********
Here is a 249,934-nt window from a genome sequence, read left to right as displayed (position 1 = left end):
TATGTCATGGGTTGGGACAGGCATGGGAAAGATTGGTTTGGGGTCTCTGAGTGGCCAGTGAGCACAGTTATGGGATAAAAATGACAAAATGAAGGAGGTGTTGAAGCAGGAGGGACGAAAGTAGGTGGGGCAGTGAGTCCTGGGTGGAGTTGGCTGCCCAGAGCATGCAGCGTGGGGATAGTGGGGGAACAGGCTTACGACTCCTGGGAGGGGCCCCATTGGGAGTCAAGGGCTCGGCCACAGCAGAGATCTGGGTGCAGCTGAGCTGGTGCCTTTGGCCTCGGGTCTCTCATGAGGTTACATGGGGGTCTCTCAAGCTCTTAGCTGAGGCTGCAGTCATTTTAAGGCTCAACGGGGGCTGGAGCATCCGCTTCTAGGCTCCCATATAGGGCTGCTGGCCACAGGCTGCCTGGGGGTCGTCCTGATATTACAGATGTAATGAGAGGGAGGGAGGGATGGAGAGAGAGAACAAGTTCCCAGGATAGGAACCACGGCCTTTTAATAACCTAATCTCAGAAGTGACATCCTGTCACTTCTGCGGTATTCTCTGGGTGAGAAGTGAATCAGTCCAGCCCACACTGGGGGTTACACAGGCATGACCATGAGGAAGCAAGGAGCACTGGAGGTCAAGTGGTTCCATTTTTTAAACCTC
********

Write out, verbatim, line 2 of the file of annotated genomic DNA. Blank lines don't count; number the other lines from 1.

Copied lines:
TATGTCATGGGTTGGGACAGGCATGGGAAAGATTGGTTTGGGGTCTCTGAGTGGCCAGTGAGCACAGTTATGGGATAAAAATGACAAAATGAAGGAGGTGTTGAAGCAGGAGGGACGAAAGTAGGTGGGGCAGTGAGTCCTGGGTGGAGTTGGCTGCCCAGAGCATGCAGCGTGGGGATAGTGGGGGAACAGGCTTACGACTCCTGGGAGGGGCCCCATTGGGAGTCAAGGGCTCGGCCACAGCAGAGATCTGGGTGCAGCTGAGCTGGTGCCTTTGGCCTCGGGTCTCTCATGAGGTTACATGGGGGTCTCTCAAGCTCTTAGCTGAGGCTGCAGTCATTTTAAGGCTCAACGGGGGCTGGAGCATCCGCTTCTAGGCTCCCATATAGGGCTGCTGGCCACAGGCTGCCTGGGGGTCGTCCTGATATTACAGATGTAATGAGAGGGAGGGAGGGATGGAGAGAGAGAACAAGTTCCCAGGATAGGAACCACGGCCTTTTAATAACCTAATCTCAGAAGTGACATCCTGTCACTTCTGCGGTATTCTCTGGGTGAGAAGTGAATCAGTCCAGCCCACACTGGGGGTTACACAGGCATGACCATGAGGAAGCAAGGAGCACTGGAGGTCAAGTGGTTCCATTTTTTAAACCTC